When it comes to natural health, kefir is where it’s at. Kefir is what people are turning to these days for its rich in probiotics and nutrients.
It is a fermented beverage that’s usually made using cow or goat milk. A lot of people are reporting that it’s healthier than yogurt because of how beneficial it is to your stomach’s health and your digestive tract.
Keep reading to learn seven benefits of live kefir and how it can improve your well-being.
What is kefir?
Before we get into the benefits, let’s go over what kefir is in greater detail. On its own, kefir comes in the form of grains, but not like cereal grains. They are grain-like colonies of lactic acid bacteria and yeast that resembles cauliflower. After 24 hours has passed, the microorganisms within these grains start to multiply. Once it has multiplied, the grains will ferment the sugars within the milk, turning into kefir.
A unique benefit is that the grains can be reused after fermenting in milk. In other words, kefir is a drink, however, the kefir grains themselves are what you use to make it.
Kefir is a Great Source of Nutrients
Now that you have a better understanding of kefir is, let’s get into the benefits. As we’ve mentioned before, kefir contains a lot of nutrients. In fact, a six-ounce serving contains about four grams of protein, 10 percent of calcium, 15 percent of phosphorus, 12 percent of vitamin B12, 10 percent of riboflavin and three percent of magnesium.
Furthermore, kefir contains about 100 calories, eight grams of carbohydrates and six grams of fat. Of course, this does depend on the type of milk that’s used. Kefir also has a numerous amount of bioactive compounds such as peptides and organic acids that boost these health benefits.
Kefir is More Powerful than Yogurt
Some of the microorganisms within kefir are more potent effect than the ones in yogurt. Compared to yogurt, kefir contains up to 61 strains of yeast and bacteria. This makes it a diverse and rich source of probiotics.
Kefir Contains Very Potent Antibacterial Properties
Researchers have reported that there are also probiotics in kefir that fights off infections. One such probiotic is known as lactobacillus kefir, which is actually exclusive to kefir. Various studies have shown that this particular probiotic can stop the growth of bacteria such as e.coli and salmonella.
Kefir Lowers the Risk of Osteoporosis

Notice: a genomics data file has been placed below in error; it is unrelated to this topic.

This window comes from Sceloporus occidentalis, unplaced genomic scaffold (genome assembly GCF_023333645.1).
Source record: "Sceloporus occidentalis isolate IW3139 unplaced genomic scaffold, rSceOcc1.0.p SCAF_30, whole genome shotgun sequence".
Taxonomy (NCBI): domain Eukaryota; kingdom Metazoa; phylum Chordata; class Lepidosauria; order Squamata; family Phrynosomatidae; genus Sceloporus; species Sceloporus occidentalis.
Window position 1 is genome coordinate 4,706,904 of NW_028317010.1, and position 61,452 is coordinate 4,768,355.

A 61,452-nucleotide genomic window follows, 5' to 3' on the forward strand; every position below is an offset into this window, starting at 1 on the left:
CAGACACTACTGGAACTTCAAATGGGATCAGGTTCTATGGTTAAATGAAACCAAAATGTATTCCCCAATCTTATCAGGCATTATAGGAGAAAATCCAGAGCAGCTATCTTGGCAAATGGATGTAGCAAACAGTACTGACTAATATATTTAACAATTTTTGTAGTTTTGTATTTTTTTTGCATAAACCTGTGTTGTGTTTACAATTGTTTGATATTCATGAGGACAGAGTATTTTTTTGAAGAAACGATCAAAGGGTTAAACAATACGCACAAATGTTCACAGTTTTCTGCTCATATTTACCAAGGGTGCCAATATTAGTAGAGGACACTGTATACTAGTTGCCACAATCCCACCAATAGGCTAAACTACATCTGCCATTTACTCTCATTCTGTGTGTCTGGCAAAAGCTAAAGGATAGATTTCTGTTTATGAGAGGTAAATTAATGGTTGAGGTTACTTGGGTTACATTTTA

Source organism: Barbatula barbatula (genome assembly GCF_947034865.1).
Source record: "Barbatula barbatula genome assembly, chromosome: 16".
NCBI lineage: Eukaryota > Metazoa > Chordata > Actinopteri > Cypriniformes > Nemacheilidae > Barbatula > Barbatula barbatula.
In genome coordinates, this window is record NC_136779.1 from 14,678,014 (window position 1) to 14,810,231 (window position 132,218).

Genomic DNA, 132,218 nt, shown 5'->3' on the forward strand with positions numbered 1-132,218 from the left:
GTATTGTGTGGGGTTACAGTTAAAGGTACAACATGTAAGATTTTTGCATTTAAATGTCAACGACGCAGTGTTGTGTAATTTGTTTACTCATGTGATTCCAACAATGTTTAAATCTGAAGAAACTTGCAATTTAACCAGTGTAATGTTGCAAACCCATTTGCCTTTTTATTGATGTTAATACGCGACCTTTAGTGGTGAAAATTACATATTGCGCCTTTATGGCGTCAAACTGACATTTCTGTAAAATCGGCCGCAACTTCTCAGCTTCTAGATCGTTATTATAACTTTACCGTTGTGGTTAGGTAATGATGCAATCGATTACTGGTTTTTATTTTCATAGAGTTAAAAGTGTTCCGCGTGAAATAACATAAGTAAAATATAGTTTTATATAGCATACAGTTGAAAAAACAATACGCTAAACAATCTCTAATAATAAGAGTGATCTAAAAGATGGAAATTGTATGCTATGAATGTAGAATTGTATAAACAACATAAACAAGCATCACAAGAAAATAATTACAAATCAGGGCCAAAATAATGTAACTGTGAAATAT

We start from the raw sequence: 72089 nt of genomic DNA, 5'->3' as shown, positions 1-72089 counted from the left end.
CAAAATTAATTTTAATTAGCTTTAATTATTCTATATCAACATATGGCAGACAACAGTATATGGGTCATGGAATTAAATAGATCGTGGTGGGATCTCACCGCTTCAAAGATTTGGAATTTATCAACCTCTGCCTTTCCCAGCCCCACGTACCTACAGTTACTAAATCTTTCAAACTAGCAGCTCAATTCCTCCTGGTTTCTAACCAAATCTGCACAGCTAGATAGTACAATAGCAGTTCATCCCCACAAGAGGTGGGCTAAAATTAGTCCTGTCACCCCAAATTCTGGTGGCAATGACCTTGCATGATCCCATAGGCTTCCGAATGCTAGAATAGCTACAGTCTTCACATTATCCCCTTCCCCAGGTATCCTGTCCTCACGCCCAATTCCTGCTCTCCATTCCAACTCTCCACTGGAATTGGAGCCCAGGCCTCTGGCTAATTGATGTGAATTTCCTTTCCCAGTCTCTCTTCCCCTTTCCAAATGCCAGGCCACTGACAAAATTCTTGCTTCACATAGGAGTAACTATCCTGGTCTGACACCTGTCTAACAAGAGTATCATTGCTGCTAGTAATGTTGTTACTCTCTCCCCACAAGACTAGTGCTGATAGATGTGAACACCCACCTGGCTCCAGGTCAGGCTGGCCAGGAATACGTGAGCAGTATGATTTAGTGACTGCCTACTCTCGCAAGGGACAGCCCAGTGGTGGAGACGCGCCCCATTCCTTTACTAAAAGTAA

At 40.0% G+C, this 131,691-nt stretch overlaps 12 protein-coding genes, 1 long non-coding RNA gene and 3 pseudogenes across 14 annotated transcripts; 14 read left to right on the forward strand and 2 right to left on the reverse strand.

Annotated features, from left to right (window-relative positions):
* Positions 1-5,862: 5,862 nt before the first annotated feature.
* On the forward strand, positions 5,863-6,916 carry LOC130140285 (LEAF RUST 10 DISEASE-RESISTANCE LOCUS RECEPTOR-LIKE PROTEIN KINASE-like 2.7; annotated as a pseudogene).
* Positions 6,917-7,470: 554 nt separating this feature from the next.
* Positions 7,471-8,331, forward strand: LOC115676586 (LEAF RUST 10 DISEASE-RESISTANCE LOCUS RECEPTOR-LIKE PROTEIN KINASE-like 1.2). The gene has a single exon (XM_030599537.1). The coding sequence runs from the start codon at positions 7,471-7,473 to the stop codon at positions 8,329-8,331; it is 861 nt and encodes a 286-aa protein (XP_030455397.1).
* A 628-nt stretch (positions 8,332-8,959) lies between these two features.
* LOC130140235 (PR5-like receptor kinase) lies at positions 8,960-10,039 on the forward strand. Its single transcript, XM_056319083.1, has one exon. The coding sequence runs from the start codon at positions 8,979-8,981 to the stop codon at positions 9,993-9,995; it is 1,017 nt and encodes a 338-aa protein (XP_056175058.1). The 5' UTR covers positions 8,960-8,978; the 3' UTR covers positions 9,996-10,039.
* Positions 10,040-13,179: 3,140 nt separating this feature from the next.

Seen mostly in women after menopause, osteoporosis is when the bone density starts to decrease, leaving them at higher risk of fractures and breaks. Making sure you have enough intake of calcium is one of the best ways to promote good bone health. Not only does full-fat kefir contain a great deal of calcium, but it also has vitamin B12. Vitamin B12 plays a massive role in calcium metabolism.
Kefir Might Protect You From Cancer
Cancer is one of the most common causes of death. It can occur when abnormal cells begin to multiply at an uncontrollable rate. Researchers believe that the probiotics within fermented kefir products may help to reduce the growth of tumors. They believe that kefir accomplishes this by stimulating the immune system.
Kefir Can Help With Digestive Problems
We mentioned before that kefir can benefit the digestive tract, so let’s go into a little more detail. Through extensive research, it has been shown that the probiotics that kefir contains are able to treat many types of digestive problems.
These digestive problems include:
- Irritable bowel syndrome
Kefir Contains Almost No Lactose
Most everyday dairy products contain sugar known as lactose. Unfortunately, a lot of people namely adults are unable to break down sugar properly. This condition is known as being lactose intolerant. The lactic acid bacteria within kefir turns the lactose into lactic acid. So, compared to regular milk, kefir is usually able to be tolerated by people who suffer from lactose intolerance.
No matter which type of kefir you choose, make sure you choose a brand that’s organic, low in sugar without added flavor. For more information about what kefir can do for you, make sure to visit the Live Kefir Company website.